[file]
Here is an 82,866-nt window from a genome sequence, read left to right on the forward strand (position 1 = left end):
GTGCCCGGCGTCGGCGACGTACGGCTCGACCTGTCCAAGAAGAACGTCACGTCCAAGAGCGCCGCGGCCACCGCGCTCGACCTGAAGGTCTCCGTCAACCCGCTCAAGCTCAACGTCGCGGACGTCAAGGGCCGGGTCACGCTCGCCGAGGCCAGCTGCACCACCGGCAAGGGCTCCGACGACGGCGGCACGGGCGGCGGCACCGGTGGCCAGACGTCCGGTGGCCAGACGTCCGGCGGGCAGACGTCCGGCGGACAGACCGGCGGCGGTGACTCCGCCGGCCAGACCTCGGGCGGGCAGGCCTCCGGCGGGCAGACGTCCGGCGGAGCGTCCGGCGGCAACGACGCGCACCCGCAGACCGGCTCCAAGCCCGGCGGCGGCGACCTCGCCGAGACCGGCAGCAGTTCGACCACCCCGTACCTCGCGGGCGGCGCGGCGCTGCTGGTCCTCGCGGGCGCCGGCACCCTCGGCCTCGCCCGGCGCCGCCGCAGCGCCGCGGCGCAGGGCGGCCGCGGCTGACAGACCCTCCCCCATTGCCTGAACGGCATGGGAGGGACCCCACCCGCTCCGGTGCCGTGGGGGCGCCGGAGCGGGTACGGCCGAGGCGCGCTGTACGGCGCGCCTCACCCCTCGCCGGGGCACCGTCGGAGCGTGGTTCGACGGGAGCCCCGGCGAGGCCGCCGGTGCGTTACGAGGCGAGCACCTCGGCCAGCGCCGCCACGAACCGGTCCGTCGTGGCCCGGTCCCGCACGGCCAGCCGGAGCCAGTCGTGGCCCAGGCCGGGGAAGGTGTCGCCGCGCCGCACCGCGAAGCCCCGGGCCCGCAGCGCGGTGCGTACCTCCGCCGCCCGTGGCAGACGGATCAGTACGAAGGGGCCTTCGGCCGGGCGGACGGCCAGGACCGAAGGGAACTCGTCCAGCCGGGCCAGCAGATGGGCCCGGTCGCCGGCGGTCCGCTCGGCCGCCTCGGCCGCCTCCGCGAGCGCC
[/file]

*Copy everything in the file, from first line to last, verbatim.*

Here is an 82,866-nt window from a genome sequence, read left to right on the forward strand (position 1 = left end):
GTGCCCGGCGTCGGCGACGTACGGCTCGACCTGTCCAAGAAGAACGTCACGTCCAAGAGCGCCGCGGCCACCGCGCTCGACCTGAAGGTCTCCGTCAACCCGCTCAAGCTCAACGTCGCGGACGTCAAGGGCCGGGTCACGCTCGCCGAGGCCAGCTGCACCACCGGCAAGGGCTCCGACGACGGCGGCACGGGCGGCGGCACCGGTGGCCAGACGTCCGGTGGCCAGACGTCCGGCGGGCAGACGTCCGGCGGACAGACCGGCGGCGGTGACTCCGCCGGCCAGACCTCGGGCGGGCAGGCCTCCGGCGGGCAGACGTCCGGCGGAGCGTCCGGCGGCAACGACGCGCACCCGCAGACCGGCTCCAAGCCCGGCGGCGGCGACCTCGCCGAGACCGGCAGCAGTTCGACCACCCCGTACCTCGCGGGCGGCGCGGCGCTGCTGGTCCTCGCGGGCGCCGGCACCCTCGGCCTCGCCCGGCGCCGCCGCAGCGCCGCGGCGCAGGGCGGCCGCGGCTGACAGACCCTCCCCCATTGCCTGAACGGCATGGGAGGGACCCCACCCGCTCCGGTGCCGTGGGGGCGCCGGAGCGGGTACGGCCGAGGCGCGCTGTACGGCGCGCCTCACCCCTCGCCGGGGCACCGTCGGAGCGTGGTTCGACGGGAGCCCCGGCGAGGCCGCCGGTGCGTTACGAGGCGAGCACCTCGGCCAGCGCCGCCACGAACCGGTCCGTCGTGGCCCGGTCCCGCACGGCCAGCCGGAGCCAGTCGTGGCCCAGGCCGGGGAAGGTGTCGCCGCGCCGCACCGCGAAGCCCCGGGCCCGCAGCGCGGTGCGTACCTCCGCCGCCCGTGGCAGACGGATCAGTACGAAGGGGCCTTCGGCCGGGCGGACGGCCAGGACCGAAGGGAACTCGTCCAGCCGGGCCAGCAGATGGGCCCGGTCGCCGGCGGTCCGCTCGGCCGCCTCGGCCGCCTCCGCGAGCGCC